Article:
Ghana President John Kufuor has delivered the state of the nation address to parliament, despite a boycott by National Democratic Congress party members. Efam Dovi reports for VOA from the capital, Accra, the main opposition party is protesting the jailing this week of an opposition parliament member for fraud and other charges.

Ruling party parliament members cheered President Kufuor on as he read the 19-page document, in which he appealed to the minority opposition members to resume their seats, to play their part in upholding the integrity of the legislature.

The National Democratic Congress, which is the biggest opposition party, declared an indefinite boycott of parliament proceedings Tuesday, accusing the ruling party of carrying out selective justice.

In his address, President Kufuor talked about the key challenges facing Ghana's economy and outlined measures being taken to resolve some of the challenges, including the country's energy crisis.

"In the interim, government has taken short to medium measures to put an end to the embarrassing and expensive load shedding of electricity, which society and industry have been subjected to over the past six months," he said. "These measures include the supply from the West Africa Power Pool arrangements, whereby within the next fortnight, Ghana will benefit from supplies from Nigeria and Cote D'Ivoire to the tune of 200 megawatts."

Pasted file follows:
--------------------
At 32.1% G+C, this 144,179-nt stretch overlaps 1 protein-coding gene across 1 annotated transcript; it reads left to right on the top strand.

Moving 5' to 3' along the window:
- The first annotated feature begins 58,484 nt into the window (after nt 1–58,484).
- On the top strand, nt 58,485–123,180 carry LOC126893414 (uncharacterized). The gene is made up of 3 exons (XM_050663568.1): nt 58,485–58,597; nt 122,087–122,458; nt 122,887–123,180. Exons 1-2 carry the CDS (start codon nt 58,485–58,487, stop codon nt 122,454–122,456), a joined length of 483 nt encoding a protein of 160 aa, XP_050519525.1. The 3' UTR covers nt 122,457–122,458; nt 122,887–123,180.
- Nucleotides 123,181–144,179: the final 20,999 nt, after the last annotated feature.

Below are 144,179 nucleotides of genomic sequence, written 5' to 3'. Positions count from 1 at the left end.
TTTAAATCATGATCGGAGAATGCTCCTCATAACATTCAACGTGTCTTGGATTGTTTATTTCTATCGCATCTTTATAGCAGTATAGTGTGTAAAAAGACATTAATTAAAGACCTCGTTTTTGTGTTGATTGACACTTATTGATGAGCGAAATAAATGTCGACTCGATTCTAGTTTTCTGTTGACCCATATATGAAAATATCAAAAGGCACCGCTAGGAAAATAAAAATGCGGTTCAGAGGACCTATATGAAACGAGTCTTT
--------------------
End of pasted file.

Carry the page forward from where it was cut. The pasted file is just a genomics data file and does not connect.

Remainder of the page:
President Kufuor said within the past six years Ghana's economy has been transformed from years of stagnation to the present growth rate of 6.2 percent. But he says for the country to achieve its vision of attaining a middle income status within the next decade, the economy has to grow at eight-percent annually.

He says Ghanaians no longer feel the need to transfer their money abroad or change it into foreign currency to preserve its value, because the local currency has maintained its value against major currencies, while inflation has also reduced.

The Ghanaian president also talked about ongoing reforms to improve productivity and salaries and wages. He also said ongoing reforms in the education sector have improved school enrollment.

"Following the introduction of measures like the Capitation Grant, School Feeding Program, and School Bussing Program, great strides have been made in school enrollments," he said. "It is expected that by 2015 Ghana would have reached 100-percent enrollment."

On healthcare, he says access to quality health, reproductive and nutritional services would be improved.

The document will be discussed by parliament next week, whether the opposition members resume their seats or not.